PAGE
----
The answers, it turns out, are like peeking behind the curtain at the real Wizard of Oz. Whatever I had imagined was grander and more exciting. As usual, our GM had presented exactly what was there, which was fairly humbug and humdrum. More than anything else, what this Pathfinder Society module highlighted was how important the mixture of Skills and Factions are to an adventure. Our 6 PCs represented only 3 Factions between us and none of our Faction-specific missions helped in exploring and uncovering the mystery at work in the temple. Likewise, the adventure makes repeated use of certain skills, skills which we mostly lacked to begin with or did poorly on when checking them. Consequently we were in the dark about most of the facts of the adventure until it was over.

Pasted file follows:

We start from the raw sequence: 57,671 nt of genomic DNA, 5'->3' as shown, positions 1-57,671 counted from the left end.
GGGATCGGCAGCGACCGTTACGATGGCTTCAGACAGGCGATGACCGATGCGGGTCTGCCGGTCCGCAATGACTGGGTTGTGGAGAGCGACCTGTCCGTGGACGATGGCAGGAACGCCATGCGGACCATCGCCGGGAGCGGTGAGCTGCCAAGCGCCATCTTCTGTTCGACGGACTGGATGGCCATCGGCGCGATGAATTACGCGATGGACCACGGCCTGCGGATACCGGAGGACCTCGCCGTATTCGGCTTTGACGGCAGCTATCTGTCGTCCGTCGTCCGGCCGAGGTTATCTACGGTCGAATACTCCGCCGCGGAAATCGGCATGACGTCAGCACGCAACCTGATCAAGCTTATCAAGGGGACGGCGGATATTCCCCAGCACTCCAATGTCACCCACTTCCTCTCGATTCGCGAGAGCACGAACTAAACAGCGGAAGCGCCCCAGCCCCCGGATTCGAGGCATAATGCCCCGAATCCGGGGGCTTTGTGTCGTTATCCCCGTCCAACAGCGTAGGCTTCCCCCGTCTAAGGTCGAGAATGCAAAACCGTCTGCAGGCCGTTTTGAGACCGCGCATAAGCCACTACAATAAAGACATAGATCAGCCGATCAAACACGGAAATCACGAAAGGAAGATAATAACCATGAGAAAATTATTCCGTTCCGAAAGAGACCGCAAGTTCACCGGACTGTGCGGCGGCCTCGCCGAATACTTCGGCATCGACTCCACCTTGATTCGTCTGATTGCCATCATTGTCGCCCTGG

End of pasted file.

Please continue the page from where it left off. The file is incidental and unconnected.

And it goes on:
I actually take some comfort in the fact that Pathfinder Society adventures are so rigid that it is possible to miss many important details in them. It means that every choice of a Feat is an important one that could potentially be rewarding. It also emphasizes the need for smart tactical decisions and thorough role play, while reassuring me that nobody is being singled out by the rules to be penalized for not playing how the GM thinks we should be playing. Though in the case of cowardly paladins, I might welcome some GM intervention.